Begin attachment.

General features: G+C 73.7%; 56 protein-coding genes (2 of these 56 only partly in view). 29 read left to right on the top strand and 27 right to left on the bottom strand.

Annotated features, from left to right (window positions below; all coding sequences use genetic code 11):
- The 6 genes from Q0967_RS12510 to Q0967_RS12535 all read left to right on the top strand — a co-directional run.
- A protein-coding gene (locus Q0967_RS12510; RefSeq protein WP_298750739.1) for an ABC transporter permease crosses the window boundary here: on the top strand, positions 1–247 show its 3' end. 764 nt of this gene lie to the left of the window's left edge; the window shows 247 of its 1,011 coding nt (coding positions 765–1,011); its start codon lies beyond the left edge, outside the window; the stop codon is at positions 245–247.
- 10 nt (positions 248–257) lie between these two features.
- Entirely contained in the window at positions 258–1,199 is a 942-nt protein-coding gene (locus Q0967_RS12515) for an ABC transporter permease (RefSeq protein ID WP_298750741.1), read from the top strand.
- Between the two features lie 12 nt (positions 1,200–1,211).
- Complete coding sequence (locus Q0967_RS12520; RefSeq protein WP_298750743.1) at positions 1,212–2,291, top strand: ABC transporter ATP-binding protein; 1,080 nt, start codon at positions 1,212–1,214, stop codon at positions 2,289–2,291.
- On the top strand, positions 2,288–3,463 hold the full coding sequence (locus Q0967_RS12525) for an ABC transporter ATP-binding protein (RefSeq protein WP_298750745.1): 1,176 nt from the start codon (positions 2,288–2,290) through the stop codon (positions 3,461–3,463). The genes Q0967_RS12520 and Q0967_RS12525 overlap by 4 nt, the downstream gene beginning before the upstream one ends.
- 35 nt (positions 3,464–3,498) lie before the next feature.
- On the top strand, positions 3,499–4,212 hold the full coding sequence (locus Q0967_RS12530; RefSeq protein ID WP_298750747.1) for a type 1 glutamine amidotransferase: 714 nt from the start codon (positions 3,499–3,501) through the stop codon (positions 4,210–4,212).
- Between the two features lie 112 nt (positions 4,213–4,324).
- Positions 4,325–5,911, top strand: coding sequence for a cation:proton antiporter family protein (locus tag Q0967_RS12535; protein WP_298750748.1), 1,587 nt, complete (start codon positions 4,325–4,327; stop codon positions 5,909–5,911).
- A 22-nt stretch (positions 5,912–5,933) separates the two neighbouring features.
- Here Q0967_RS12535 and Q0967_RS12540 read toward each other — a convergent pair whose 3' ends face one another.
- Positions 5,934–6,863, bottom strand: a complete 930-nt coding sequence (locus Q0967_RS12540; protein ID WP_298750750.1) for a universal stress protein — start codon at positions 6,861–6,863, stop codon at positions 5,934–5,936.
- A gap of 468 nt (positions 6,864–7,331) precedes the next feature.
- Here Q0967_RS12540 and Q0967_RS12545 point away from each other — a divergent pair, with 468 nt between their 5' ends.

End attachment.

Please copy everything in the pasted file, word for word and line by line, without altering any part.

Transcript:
General features: G+C 73.7%; 56 protein-coding genes (2 of these 56 only partly in view). 29 read left to right on the top strand and 27 right to left on the bottom strand.

Annotated features, from left to right (window positions below; all coding sequences use genetic code 11):
- The 6 genes from Q0967_RS12510 to Q0967_RS12535 all read left to right on the top strand — a co-directional run.
- A protein-coding gene (locus Q0967_RS12510; RefSeq protein WP_298750739.1) for an ABC transporter permease crosses the window boundary here: on the top strand, positions 1–247 show its 3' end. 764 nt of this gene lie to the left of the window's left edge; the window shows 247 of its 1,011 coding nt (coding positions 765–1,011); its start codon lies beyond the left edge, outside the window; the stop codon is at positions 245–247.
- 10 nt (positions 248–257) lie between these two features.
- Entirely contained in the window at positions 258–1,199 is a 942-nt protein-coding gene (locus Q0967_RS12515) for an ABC transporter permease (RefSeq protein ID WP_298750741.1), read from the top strand.
- Between the two features lie 12 nt (positions 1,200–1,211).
- Complete coding sequence (locus Q0967_RS12520; RefSeq protein WP_298750743.1) at positions 1,212–2,291, top strand: ABC transporter ATP-binding protein; 1,080 nt, start codon at positions 1,212–1,214, stop codon at positions 2,289–2,291.
- On the top strand, positions 2,288–3,463 hold the full coding sequence (locus Q0967_RS12525) for an ABC transporter ATP-binding protein (RefSeq protein WP_298750745.1): 1,176 nt from the start codon (positions 2,288–2,290) through the stop codon (positions 3,461–3,463). The genes Q0967_RS12520 and Q0967_RS12525 overlap by 4 nt, the downstream gene beginning before the upstream one ends.
- 35 nt (positions 3,464–3,498) lie before the next feature.
- On the top strand, positions 3,499–4,212 hold the full coding sequence (locus Q0967_RS12530; RefSeq protein ID WP_298750747.1) for a type 1 glutamine amidotransferase: 714 nt from the start codon (positions 3,499–3,501) through the stop codon (positions 4,210–4,212).
- Between the two features lie 112 nt (positions 4,213–4,324).
- Positions 4,325–5,911, top strand: coding sequence for a cation:proton antiporter family protein (locus tag Q0967_RS12535; protein WP_298750748.1), 1,587 nt, complete (start codon positions 4,325–4,327; stop codon positions 5,909–5,911).
- A 22-nt stretch (positions 5,912–5,933) separates the two neighbouring features.
- Here Q0967_RS12535 and Q0967_RS12540 read toward each other — a convergent pair whose 3' ends face one another.
- Positions 5,934–6,863, bottom strand: a complete 930-nt coding sequence (locus Q0967_RS12540; protein ID WP_298750750.1) for a universal stress protein — start codon at positions 6,861–6,863, stop codon at positions 5,934–5,936.
- A gap of 468 nt (positions 6,864–7,331) precedes the next feature.
- Here Q0967_RS12540 and Q0967_RS12545 point away from each other — a divergent pair, with 468 nt between their 5' ends.